Charter VS Public Schools In NJ Is There A Real Difference?

One of the greatest attributes of public schools in NJ is that they are free and open to every child born in the state. There are a few public schools that are an exception to this rule. What makes public schools great, is unfortunately one of the factors that may also make it a poor choice.  Charter schools on the other hand can turn students away. This allows them to keep class sizes small and budgets lower. If there are more applications than the school’s charter will allow the school conducts a lottery to see who gets accepted.

Both charter schools in New Jersey and Public schools in New Jersey are funded by the taxpayers of their districts. Charter schools only receive 90% of their yearly budget’s from the district all other funding comes from private organizations, donors and grass roots efforts like bake sales and auctions. Some of these schools also receive grants from private foundations and corporations.  Many charter schools also charge a fee to the families of the students they serve.

Public schools in New Jersey are accountable to the public. They are subject to tons of rules and regulations, what they teach, how it is taught and who can teach, are all regulated by the federal government. Although the state and federal government hold some sway with charter schools it is not to the same extent as it is with the public schools in New Jersey.

Public schools are ran by publicly elected boards and charter schools can appoint their boards without any public input. In a charter school the headmaster or equivalent to the public school principal does not have to have a background in education nor a teaching degree or certification.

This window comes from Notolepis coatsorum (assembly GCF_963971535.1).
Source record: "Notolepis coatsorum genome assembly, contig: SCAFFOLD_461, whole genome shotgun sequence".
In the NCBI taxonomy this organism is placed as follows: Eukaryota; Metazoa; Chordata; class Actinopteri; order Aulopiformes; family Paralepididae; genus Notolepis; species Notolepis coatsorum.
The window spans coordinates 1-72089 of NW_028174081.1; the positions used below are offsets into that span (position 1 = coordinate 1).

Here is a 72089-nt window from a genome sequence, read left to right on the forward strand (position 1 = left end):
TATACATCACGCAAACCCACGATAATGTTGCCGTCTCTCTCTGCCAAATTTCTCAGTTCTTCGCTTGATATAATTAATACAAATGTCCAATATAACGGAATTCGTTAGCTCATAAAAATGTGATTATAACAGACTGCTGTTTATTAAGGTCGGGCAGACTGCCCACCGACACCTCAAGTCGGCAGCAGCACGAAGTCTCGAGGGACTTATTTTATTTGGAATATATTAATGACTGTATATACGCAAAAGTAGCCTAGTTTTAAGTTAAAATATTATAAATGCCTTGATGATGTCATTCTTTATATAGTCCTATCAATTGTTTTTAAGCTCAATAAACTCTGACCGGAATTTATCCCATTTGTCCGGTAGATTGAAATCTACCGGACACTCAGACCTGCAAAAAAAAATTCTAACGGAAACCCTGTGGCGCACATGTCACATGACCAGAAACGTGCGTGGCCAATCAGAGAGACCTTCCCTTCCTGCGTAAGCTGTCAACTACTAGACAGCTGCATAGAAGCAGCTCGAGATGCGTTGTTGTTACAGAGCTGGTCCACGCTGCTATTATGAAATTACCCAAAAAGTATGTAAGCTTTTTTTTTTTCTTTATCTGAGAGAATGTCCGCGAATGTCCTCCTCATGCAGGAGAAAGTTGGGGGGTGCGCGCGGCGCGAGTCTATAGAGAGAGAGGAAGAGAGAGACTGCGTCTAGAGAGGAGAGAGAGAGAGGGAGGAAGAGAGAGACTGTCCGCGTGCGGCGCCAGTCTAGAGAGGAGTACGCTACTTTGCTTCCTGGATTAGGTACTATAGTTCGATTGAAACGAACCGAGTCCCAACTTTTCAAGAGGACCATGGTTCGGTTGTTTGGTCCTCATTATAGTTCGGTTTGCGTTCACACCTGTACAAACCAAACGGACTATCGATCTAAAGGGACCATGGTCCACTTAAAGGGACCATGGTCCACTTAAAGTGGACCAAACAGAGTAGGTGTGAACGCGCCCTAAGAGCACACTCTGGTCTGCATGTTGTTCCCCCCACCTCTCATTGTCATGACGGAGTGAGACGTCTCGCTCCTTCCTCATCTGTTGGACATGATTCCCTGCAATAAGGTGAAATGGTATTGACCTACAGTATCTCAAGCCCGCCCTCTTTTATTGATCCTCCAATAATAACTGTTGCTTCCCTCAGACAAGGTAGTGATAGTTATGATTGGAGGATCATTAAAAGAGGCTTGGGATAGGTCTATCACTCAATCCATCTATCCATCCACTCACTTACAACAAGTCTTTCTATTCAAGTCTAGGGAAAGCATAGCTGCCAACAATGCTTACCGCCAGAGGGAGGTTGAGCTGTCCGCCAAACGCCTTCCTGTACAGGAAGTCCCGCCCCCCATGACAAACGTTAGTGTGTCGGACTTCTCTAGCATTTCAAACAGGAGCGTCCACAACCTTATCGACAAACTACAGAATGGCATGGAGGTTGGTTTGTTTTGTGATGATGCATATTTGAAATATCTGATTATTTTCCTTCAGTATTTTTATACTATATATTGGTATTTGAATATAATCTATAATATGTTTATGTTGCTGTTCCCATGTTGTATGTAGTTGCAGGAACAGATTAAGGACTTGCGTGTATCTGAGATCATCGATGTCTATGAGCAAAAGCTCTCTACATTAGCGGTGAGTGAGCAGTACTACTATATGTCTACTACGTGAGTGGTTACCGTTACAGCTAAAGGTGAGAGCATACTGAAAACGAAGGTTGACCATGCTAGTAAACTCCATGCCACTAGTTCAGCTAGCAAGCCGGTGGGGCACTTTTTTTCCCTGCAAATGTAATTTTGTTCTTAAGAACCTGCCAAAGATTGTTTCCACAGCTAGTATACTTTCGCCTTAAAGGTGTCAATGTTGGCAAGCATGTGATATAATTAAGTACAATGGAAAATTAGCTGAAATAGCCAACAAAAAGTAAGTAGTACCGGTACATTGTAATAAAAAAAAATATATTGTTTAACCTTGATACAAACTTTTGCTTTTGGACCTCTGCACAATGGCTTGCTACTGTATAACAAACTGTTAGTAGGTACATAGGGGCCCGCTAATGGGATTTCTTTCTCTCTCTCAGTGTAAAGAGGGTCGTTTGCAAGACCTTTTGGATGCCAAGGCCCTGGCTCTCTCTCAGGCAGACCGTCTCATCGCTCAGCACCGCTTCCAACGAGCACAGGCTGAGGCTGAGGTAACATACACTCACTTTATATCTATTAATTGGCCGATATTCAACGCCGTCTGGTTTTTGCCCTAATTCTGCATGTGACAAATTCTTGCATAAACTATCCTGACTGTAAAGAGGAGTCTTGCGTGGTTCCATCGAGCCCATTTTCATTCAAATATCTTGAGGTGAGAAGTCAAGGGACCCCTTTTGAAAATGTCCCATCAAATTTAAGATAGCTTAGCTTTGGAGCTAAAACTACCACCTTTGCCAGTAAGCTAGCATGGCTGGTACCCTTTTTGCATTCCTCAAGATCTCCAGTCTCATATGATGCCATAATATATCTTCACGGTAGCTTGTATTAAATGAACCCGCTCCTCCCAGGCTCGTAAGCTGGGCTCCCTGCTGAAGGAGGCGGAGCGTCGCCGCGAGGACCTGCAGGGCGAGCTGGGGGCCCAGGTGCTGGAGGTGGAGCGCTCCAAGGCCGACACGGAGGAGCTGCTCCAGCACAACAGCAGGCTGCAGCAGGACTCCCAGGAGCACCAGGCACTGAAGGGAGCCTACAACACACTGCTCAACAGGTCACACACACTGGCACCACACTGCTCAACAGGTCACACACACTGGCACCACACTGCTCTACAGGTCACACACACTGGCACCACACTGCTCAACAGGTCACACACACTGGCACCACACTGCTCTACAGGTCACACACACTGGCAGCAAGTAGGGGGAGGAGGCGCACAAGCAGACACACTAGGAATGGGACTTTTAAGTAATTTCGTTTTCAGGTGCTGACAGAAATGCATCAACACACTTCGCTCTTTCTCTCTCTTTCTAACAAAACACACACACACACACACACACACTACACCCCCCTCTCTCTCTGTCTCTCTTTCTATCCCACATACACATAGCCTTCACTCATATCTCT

One thing that may pose a problem is the inception of new rules governing how charter schools are funded. In Newark NJ it is said that Mark Zuckerberg gave $100million to the local charter schools and the Governor of New Jersey wants to allow private corporations to fund charter schools and appoint profit-oriented boards of trustees. This doesn’t seem to be a good idea since then they might as well be categorized as private schools once this occurs.

Public schools in New Jersey are not in any danger of being made obsolete by their Charter counterparts and we do not have to worry about our children attending schools without any accountability to the public that they serve.

Greater Need For Nursing Education In New Jersey

The new Washington buzz word is “healthcare reform”. In the Presidents program there will be a call for more nurses to service routine calls and the elderly than ever before in America. How all this is going to affect nursing in New Jersey is not well documented, but there are a few factors that you must take into consideration.

The facts show that the need for new nurses in New Jersey is expected to increase over the next 12 years. It is expected that the deficit will about 40,000 nurses by 2020. If Graduates today can be ready to fill those shoes in as little as 2-4 years. With only an average of less that 6,000 students entering nursing schools in New jersey each year it would seem that we will still not make the cut. The high cost of education is one of the potholes in the road to heading off this crisis.

Not only is there a shortage of nursing students but we will see a marked decrease in faculty as well. Many of the teaching staff at major nursing schools is approaching retirement age. With the current rate of retirement in teachers there are many would be nurses turned away at the front door. In the past few years, nursing schools in New Jersey has experienced a loss due to retirement, on average of 74 faculty members a year.